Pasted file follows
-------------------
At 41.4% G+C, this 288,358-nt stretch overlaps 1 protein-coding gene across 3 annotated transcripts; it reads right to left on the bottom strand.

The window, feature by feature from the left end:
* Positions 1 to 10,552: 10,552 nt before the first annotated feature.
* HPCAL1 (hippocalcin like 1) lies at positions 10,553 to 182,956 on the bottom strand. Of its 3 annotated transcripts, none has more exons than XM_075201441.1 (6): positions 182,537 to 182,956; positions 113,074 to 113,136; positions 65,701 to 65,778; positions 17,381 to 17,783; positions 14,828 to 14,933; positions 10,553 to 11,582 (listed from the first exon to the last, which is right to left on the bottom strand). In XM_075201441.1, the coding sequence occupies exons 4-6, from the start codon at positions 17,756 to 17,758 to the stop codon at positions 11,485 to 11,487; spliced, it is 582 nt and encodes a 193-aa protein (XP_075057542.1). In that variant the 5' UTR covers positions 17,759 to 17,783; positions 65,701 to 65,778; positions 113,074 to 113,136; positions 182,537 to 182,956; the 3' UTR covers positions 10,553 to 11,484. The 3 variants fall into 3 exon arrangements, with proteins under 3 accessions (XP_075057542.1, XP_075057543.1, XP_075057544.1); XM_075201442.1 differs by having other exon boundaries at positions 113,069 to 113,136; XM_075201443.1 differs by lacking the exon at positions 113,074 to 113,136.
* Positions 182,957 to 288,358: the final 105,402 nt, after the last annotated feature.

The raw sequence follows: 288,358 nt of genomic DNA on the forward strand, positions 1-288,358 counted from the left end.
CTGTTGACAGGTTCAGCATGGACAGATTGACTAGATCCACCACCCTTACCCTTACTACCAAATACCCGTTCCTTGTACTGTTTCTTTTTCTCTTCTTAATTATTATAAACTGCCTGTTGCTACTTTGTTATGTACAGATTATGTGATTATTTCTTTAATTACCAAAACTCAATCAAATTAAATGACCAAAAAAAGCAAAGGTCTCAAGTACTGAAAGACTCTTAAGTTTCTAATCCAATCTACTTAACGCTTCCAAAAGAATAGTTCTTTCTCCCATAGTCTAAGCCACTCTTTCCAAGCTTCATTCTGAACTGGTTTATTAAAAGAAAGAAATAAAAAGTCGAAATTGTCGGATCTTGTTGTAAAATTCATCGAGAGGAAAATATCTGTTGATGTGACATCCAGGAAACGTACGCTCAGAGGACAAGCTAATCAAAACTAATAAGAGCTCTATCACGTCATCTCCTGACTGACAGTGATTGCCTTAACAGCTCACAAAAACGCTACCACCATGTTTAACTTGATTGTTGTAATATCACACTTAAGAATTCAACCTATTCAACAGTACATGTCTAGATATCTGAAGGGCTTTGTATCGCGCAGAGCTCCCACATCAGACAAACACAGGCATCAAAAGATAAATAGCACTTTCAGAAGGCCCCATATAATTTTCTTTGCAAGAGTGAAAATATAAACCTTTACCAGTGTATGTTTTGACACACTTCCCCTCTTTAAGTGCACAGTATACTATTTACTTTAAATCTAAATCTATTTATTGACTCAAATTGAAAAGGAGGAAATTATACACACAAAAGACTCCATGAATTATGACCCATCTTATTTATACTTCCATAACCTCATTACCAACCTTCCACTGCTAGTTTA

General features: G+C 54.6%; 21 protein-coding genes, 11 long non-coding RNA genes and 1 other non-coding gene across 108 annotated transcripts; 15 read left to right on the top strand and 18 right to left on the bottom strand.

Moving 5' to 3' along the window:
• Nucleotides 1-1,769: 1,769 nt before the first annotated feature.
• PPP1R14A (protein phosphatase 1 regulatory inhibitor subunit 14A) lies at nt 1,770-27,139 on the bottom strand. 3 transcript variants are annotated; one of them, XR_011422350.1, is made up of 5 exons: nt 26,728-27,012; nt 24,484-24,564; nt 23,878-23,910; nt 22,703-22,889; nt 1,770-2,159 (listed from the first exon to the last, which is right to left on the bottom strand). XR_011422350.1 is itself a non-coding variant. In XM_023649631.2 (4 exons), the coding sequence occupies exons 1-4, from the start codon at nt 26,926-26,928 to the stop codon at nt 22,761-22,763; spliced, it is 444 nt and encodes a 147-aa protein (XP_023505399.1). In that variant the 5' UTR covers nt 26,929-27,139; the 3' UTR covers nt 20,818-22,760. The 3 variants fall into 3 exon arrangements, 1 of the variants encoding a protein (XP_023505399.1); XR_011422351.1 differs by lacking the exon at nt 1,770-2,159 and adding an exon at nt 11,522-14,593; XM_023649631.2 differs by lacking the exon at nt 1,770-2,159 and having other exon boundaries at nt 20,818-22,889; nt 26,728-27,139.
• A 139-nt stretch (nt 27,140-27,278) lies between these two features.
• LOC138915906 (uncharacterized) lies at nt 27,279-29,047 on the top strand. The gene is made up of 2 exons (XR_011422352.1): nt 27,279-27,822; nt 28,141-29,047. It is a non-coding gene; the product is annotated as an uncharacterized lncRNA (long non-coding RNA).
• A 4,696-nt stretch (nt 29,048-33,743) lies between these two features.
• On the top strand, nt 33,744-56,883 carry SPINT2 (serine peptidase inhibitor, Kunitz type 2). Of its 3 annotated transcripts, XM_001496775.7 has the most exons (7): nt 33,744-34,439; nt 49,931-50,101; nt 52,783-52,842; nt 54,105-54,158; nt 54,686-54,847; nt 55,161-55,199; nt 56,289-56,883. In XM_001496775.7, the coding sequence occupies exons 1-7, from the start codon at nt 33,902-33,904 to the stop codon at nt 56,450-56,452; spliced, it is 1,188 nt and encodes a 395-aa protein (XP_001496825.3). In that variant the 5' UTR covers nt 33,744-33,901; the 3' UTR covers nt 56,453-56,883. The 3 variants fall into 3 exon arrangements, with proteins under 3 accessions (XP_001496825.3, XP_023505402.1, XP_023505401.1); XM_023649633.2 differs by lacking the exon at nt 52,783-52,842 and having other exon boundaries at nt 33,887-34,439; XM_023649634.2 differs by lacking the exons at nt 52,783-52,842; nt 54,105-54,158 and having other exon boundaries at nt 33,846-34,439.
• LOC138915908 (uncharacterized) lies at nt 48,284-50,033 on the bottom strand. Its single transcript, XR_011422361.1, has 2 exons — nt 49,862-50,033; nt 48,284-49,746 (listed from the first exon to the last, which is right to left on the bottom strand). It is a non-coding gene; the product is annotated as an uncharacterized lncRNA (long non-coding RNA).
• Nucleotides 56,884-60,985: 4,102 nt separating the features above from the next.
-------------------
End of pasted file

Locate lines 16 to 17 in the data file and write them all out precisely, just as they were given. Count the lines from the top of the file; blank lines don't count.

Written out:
• LOC138915908 (uncharacterized) lies at nt 48,284-50,033 on the bottom strand. Its single transcript, XR_011422361.1, has 2 exons — nt 49,862-50,033; nt 48,284-49,746 (listed from the first exon to the last, which is right to left on the bottom strand). It is a non-coding gene; the product is annotated as an uncharacterized lncRNA (long non-coding RNA).
• Nucleotides 56,884-60,985: 4,102 nt separating the features above from the next.